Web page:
Michael Malone, Denver Nuggets react to Boulder, CO tragedy

by Alex Labidou
Nuggets.com Staff Writer
@LabidouA

It was a moment of raw emotion.

Michael Malone stepped into his scheduled pregame conference with the media and opened by discussing the horrific shooting in Boulder, CO Monday afternoon that saw 10 people lose their lives.

“It seems like we’ve been here before,” he said.

The sad truth is he is right. It was just under three years ago that Malone was in a similar position before Game 5 of the Western Conference semifinals against the Portland Trail Blazers. On May 8, 2019, the Nuggets head coach pleaded for action after STEM School Highlands Ranch had eight victims and one murder from a senseless shooting. 

“It’s a shame – my girls have been in a lockout twice in the last month…I don’t have the answers, but something must change,” Malone said at the time. 

In just the past week, there have been seven mass shootings in America. And the fact that places that have been safe havens for decades are under threat is a somber reality for Malone and his players. 

Malone broke into tears reading the names of the 10 victims who lost their lives. 

“We get judged on wins and losses, but if you take a step back and you put yourself in one of those families’ [shoes], what do you feel,” he said choking up. “This is the game I love and have a passion for, but I think about [Boulder policeman] Eric Talley and his seven kids…That is what I think about. I'm just heartbroken for them and everybody else. And hopefully we as a country, we as a state, can find a way to be better."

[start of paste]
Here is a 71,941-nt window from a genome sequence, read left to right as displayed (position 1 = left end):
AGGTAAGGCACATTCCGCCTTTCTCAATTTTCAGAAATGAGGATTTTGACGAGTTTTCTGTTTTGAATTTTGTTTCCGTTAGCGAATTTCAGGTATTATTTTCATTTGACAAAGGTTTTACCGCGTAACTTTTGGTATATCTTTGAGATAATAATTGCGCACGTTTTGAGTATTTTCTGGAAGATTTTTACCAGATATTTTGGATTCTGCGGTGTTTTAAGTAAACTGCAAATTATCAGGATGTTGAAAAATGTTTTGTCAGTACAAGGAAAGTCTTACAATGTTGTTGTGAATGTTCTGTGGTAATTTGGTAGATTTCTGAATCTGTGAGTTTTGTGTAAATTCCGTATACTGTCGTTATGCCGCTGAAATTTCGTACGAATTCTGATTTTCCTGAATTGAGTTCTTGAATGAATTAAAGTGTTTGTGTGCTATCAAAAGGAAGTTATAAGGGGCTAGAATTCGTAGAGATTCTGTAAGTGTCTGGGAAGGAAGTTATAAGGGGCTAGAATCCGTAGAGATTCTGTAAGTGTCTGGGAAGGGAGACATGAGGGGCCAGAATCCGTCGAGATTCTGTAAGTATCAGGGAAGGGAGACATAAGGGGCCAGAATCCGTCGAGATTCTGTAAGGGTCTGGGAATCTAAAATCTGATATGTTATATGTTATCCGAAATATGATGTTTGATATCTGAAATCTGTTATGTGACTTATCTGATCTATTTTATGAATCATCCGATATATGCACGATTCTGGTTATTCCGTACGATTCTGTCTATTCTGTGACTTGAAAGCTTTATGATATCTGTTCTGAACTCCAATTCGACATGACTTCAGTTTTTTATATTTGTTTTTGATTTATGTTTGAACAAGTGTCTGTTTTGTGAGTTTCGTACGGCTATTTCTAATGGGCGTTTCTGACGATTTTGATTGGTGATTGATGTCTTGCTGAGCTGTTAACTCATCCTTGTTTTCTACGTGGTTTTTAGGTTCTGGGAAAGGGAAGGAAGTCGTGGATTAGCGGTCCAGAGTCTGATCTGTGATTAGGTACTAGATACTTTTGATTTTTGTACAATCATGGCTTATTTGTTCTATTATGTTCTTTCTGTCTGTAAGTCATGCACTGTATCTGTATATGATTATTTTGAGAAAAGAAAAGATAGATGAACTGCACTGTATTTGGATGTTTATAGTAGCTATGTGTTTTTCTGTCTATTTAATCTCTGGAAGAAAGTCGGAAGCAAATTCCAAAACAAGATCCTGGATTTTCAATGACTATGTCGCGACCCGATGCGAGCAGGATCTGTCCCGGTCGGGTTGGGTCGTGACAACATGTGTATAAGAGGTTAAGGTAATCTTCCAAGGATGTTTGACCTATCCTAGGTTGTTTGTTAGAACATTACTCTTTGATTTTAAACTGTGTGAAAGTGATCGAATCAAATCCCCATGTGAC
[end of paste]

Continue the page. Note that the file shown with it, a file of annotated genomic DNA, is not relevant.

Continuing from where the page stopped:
After the game, several Nuggets players shared Malone’s sentiments. 

“Ten lives just gone like that,” Jamal Murray said. “Just snap your fingers and [people are killed] going to shop to get some food, get some eggs, some milk.” 

“It’s such a tragedy and such a disaster. It’s unacceptable and we have to have something in place where we can’t allow that to happen so easily.”

Nikola Jokić was saddened to hear about the news. It hit close to home when he learned one of the victims, Neven Stanisic, also hailed from Serbia.  

“It’s a huge tragedy,” Jokić said. “Those things happen in the world and it just hits you. You send your thoughts to the families. One [of the victims] was Serbian and it is something that nobody wants to even be close to.” 

“I’m sending my thoughts and prayers to the families.” 

P.J. Dozier revealed the Nuggets players, coaching staff and traveling party all discussed the shooting in Boulder when they arrived in Orlando Monday. 

“We just talked about how tragic it is,” Dozier said. “It is very unsettling, disturbing, and disgusting. We continue to see things like that happen in our country. As an NBA player, as a son, as a brother, it hurts my heart to know there are families out there that have to grieve through it and live through it, ultimately.” 

Dozier hopes that increased awareness will bring about change.

“We’re always going to do our part to fix what we can,” he said.  

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